Online civic engagement platforms accessed via desktops or mobile devices can provide new opportunities for the public to express views and insights, consider the views of others, assist in identifying innovative ideas and new approaches to public policy issues, and directly engage with elected leaders. Existing platforms vary widely in their approaches to: assessment, engagement, ideation, evaluation, and deliberation.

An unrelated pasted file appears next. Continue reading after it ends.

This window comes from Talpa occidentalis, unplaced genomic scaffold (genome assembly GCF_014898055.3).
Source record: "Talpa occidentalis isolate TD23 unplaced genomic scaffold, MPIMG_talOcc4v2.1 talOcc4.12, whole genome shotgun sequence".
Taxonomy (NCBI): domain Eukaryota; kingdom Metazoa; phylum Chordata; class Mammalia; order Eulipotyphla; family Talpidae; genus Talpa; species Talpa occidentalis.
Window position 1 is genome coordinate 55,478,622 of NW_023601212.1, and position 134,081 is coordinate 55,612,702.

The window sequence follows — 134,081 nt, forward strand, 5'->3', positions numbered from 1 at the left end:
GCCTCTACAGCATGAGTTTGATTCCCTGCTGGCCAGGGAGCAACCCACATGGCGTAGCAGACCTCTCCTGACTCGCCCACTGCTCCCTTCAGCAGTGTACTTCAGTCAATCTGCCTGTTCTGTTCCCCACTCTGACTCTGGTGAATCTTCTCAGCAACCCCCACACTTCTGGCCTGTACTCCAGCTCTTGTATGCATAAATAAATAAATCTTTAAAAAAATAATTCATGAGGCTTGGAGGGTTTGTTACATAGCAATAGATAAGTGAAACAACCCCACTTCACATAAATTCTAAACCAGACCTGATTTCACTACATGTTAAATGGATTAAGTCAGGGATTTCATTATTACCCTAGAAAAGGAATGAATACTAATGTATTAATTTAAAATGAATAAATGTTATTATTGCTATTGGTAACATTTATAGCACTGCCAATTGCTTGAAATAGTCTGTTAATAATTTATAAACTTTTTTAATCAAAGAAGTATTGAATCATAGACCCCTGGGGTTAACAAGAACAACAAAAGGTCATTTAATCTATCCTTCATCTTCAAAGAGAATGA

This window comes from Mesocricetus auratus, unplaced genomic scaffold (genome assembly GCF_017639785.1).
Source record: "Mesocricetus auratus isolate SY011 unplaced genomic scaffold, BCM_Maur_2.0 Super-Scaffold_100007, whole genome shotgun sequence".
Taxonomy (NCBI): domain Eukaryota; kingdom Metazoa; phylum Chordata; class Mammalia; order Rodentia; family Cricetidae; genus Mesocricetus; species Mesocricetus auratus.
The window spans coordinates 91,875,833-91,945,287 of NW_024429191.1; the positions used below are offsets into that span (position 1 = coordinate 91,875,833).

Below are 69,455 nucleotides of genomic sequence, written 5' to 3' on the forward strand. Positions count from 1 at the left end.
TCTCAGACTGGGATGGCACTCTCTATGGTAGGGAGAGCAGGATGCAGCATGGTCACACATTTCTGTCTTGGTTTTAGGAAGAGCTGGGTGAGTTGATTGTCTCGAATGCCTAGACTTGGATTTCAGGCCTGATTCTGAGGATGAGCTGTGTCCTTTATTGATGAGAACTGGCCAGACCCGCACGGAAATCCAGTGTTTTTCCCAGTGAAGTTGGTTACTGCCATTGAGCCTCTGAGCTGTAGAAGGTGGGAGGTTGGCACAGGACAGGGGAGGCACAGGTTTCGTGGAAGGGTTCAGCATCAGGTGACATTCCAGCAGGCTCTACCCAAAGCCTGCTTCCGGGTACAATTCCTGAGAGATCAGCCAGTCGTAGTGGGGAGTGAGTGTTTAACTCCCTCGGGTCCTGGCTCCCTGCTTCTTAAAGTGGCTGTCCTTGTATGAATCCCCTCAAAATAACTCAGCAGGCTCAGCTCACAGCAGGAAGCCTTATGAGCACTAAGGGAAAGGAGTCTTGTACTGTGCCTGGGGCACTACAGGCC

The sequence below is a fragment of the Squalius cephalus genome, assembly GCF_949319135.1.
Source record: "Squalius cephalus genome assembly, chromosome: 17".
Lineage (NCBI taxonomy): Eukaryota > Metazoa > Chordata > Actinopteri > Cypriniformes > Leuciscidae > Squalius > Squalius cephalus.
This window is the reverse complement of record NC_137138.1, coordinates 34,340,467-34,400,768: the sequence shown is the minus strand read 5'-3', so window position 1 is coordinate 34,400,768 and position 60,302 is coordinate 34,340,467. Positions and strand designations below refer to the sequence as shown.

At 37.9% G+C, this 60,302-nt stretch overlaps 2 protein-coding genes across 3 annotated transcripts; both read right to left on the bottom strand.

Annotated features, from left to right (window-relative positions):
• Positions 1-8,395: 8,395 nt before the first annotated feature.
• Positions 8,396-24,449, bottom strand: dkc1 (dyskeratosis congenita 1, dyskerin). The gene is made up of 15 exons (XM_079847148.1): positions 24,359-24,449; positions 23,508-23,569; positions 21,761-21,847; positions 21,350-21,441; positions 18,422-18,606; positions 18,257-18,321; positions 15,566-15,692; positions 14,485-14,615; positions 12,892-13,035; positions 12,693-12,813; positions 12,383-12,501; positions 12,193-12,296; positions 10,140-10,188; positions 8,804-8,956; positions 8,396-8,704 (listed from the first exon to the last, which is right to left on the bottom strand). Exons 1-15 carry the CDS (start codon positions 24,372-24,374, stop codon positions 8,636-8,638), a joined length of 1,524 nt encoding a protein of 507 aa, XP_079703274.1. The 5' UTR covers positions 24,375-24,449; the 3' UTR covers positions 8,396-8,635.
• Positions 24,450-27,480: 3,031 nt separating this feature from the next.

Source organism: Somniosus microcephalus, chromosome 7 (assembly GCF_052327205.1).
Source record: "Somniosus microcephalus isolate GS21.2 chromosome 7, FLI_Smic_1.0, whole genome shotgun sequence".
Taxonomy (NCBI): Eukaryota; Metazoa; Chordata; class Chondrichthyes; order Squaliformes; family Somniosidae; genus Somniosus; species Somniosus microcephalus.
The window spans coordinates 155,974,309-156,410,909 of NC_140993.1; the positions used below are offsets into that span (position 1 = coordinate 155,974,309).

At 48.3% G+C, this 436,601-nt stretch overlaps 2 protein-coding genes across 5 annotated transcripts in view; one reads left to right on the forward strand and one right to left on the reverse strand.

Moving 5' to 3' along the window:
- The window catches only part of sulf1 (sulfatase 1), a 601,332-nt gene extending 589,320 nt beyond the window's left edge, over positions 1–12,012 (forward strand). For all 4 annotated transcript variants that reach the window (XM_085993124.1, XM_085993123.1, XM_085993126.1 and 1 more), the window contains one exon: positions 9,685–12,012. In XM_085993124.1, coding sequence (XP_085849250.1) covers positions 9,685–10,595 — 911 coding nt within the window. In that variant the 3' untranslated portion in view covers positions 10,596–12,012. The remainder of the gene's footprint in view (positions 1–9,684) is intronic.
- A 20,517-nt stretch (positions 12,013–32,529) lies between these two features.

Weconsider three online platforms: the Living Voters Guide, including its earlier iterations Consider.it and Reflect; the Open Town Hall; and the California Report Card. We compare them using the International Association of Public Participation’s “Spectrum of Public Participation” framework. Using a 10-point scale, we evaluate the user interface of each platform in terms of how well it supports the Spectrum’s levels of civic engagement (inform, consult, involve, collaborate, and empower). Results suggest how user interface design affects civic engagement and suggest opportunities for future work.